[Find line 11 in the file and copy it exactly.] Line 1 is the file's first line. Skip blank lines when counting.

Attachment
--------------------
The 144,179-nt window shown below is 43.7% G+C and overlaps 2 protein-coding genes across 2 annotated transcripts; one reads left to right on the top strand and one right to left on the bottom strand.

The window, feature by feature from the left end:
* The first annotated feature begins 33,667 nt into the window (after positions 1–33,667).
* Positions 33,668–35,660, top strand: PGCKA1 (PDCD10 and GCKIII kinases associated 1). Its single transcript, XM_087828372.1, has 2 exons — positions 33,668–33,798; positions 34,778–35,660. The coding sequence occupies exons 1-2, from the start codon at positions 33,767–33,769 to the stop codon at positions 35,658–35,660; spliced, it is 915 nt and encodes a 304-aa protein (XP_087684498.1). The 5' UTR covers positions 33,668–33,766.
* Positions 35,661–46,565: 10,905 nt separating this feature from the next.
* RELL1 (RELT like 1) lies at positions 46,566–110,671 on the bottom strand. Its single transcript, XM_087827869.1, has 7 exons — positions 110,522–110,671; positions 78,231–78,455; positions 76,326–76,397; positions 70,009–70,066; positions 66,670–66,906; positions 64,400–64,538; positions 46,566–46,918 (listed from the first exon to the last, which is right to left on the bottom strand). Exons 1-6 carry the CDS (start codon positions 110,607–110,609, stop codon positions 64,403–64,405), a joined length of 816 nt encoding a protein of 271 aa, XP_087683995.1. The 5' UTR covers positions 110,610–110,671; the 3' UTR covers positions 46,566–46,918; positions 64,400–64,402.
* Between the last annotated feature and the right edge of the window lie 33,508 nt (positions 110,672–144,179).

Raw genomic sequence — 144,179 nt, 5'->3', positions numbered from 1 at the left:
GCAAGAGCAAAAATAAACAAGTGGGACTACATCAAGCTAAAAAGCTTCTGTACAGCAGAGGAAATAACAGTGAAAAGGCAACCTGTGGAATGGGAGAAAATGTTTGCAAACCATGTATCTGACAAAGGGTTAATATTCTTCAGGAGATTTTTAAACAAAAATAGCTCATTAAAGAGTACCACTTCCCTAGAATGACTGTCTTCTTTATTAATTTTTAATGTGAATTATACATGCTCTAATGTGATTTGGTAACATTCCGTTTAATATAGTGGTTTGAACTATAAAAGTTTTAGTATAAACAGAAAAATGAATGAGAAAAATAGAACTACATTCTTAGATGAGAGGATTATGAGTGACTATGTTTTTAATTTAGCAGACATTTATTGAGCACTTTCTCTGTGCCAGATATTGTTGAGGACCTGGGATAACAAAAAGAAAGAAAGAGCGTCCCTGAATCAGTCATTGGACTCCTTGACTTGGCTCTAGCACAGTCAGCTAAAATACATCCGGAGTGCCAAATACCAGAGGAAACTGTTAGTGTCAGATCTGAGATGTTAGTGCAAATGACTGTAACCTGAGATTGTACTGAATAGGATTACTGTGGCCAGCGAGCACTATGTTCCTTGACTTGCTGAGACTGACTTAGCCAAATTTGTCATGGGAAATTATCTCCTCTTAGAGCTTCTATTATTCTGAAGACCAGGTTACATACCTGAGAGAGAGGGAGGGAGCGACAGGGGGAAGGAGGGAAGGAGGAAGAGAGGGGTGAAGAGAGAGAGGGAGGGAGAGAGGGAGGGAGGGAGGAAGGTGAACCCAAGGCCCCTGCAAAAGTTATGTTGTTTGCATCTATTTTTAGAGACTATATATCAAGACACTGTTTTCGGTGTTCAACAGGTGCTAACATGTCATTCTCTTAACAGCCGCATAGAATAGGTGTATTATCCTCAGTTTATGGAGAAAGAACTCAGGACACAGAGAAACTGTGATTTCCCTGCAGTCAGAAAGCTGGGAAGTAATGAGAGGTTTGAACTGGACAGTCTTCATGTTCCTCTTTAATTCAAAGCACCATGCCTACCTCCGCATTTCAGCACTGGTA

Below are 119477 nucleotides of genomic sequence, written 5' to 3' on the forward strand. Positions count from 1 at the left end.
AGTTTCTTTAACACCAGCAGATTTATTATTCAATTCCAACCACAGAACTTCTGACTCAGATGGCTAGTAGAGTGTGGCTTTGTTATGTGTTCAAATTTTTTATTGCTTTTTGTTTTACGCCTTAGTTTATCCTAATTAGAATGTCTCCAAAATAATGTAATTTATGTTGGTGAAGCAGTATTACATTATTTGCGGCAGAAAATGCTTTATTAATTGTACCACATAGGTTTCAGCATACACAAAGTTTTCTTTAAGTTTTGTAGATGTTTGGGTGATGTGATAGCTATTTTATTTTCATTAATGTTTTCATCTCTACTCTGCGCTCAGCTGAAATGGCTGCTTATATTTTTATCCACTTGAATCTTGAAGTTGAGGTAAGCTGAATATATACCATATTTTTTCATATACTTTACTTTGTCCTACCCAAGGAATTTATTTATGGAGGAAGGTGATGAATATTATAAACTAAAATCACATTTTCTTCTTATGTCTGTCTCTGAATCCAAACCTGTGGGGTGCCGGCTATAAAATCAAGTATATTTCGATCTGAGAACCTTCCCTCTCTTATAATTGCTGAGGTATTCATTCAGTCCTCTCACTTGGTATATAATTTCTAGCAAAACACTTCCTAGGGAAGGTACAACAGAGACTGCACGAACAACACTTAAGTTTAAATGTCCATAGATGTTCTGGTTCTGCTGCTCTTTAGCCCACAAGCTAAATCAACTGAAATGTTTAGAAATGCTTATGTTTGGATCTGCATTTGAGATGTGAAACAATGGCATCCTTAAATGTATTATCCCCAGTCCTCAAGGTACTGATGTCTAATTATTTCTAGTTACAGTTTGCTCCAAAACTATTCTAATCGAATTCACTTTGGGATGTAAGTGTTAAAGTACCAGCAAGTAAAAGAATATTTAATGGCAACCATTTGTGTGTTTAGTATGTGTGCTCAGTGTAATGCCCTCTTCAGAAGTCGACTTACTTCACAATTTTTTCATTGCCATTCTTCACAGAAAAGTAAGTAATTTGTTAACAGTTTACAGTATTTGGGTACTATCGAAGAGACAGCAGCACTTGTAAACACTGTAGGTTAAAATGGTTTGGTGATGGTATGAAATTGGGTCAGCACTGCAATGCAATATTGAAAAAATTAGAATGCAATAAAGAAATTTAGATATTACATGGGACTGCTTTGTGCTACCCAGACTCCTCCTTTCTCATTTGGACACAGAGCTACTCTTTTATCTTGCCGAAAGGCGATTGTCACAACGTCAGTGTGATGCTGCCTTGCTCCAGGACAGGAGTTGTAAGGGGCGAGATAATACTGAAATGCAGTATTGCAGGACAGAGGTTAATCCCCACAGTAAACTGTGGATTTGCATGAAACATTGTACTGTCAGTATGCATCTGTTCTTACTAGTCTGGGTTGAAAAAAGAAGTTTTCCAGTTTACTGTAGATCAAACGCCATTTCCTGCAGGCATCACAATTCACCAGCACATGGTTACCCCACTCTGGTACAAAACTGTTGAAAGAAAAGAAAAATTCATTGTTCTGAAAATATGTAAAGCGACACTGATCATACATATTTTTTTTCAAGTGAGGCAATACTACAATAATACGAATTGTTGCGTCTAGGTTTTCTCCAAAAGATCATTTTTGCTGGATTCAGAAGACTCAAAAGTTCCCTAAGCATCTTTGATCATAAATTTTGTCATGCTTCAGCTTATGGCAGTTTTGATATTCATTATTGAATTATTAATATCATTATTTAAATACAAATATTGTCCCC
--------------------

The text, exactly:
AGTTTCTTTAACACCAGCAGATTTATTATTCAATTCCAACCACAGAACTTCTGACTCAGATGGCTAGTAGAGTGTGGCTTTGTTATGTGTTCAAATTTTTTATTGCTTTTTGTTTTACGCCTTAGTTTATCCTAATTAGAATGTCTCCAAAATAATGTAATTTATGTTGGTGAAGCAGTATTACATTATTTGCGGCAGAAAATGCTTTATTAATTGTACCACATAGGTTTCAGCATACACAAAGTTTTCTTTAAGTTTTGTAGATGTTTGGGTGATGTGATAGCTATTTTATTTTCATTAATGTTTTCATCTCTACTCTGCGCTCAGCTGAAATGGCTGCTTATATTTTTATCCACTTGAATCTTGAAGTTGAGGTAAGCTGAATATATACCATATTTTTTCATATACTTTACTTTGTCCTACCCAAGGAATTTATTTATGGAGGAAGGTGATGAATATTATAAACTAAAATCACATTTTCTTCTTATGTCTGTCTCTGAATCCAAACCTGTGGGGTGCCGGCTATAAAATCAAGTATATTTCGATCTGAGAACCTTCCCTCTCTTATAATTGCTGAGGTATTCATTCAGTCCTCTCACTTGGTATATAATTTCTAGCAAAACACTTCCTAGGGAAGGTACAACAGAGACTGCACGAACAACACTTAAGTTTAAATGTCCATAGATGTTCTGGTTCTGCTGCTCTTTAGCCCACAAGCTAAATCAACTGAAATGTTTAGAAATGCTTATGTTTGGATCTGCATTTGAGATGTGAAACAATGGCATCCTTAAATGTATTATCCCCAGTCCTCAAGGTACTGATGTCTAATTATTTCTAGTTACAGTTTGCTCCAAAACTATTCTAATCGAATTCACTTTGGGATGTAAGTGTTAAAGTACCAGCAAGTAAAAGAATATTTAATGGCAACCATTTGTGTGTTTAGTATGTGTGCTCAGTGTAATGCCCTCTTCAGAAGTCGACTTACTTCACAATTTTTTCATTGCCATTCTTCACAGAAAAGTAAGTAATTTGTTAACAGTTTACAGTATTTGGGTACTATCGAAGAGACAGCAGCACTTGTAAACACTGTAGGTTAAAATGGTTTGGTGATGGTATGAAATTGGGTCAGCACTGCAATGCAATATTGAAAAAATTAGAATGCAATAAAGAAATTTAGATATTACATGGGACTGCTTTGTGCTACCCAGACTCCTCCTTTCTCATTTGGACACAGAGCTACTCTTTTATCTTGCCGAAAGGCGATTGTCACAACGTCAGTGTGATGCTGCCTTGCTCCAGGACAGGAGTTGTAAGGGGCGAGATAATACTGAAATGCAGTATTGCAGGACAGAGGTTAATCCCCACAGTAAACTGTGGATTTGCATGAAACATTGTACTGTCAGTATGCATCTGTTCTTACTAGTCTGGGTTGAAAAAAGAAGTTTTCCAGTTTACTGTAGATCAAACGCCATTTCCTGCAGGCATCACAATTCACCAGCACATGGTTACCCCACTCTGGTACAAAACTGTTGAAAGAAAAGAAAAATTCATTGTTCTGAAAATATGTAAAGCGACACTGATCATACATATTTTTTTTCAAGTGAGGCAATACTACAATAATACGAATTGTTGCGTCTAGGTTTTCTCCAAAAGATCATTTTTGCTGGATTCAGAAGACTCAAAAGTTCCCTAAGCATCTTTGATCATAAATTTTGTCATGCTTCAGCTTATGGCAGTTTTGATATTCATTATTGAATTATTAATATCATTATTTAAATACAAATATTGTCCCC